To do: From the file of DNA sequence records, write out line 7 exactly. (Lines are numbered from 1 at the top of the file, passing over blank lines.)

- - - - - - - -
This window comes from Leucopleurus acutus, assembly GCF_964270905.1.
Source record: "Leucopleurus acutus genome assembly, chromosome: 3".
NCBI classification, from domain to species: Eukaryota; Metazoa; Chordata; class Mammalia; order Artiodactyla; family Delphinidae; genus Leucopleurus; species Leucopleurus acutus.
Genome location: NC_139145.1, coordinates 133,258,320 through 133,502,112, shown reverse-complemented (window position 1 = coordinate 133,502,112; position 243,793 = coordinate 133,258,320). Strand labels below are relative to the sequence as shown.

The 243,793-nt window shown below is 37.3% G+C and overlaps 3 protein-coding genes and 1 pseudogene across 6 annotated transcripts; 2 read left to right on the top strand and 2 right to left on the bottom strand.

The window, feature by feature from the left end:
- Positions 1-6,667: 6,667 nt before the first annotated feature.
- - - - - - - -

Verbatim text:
- Positions 1-6,667: 6,667 nt before the first annotated feature.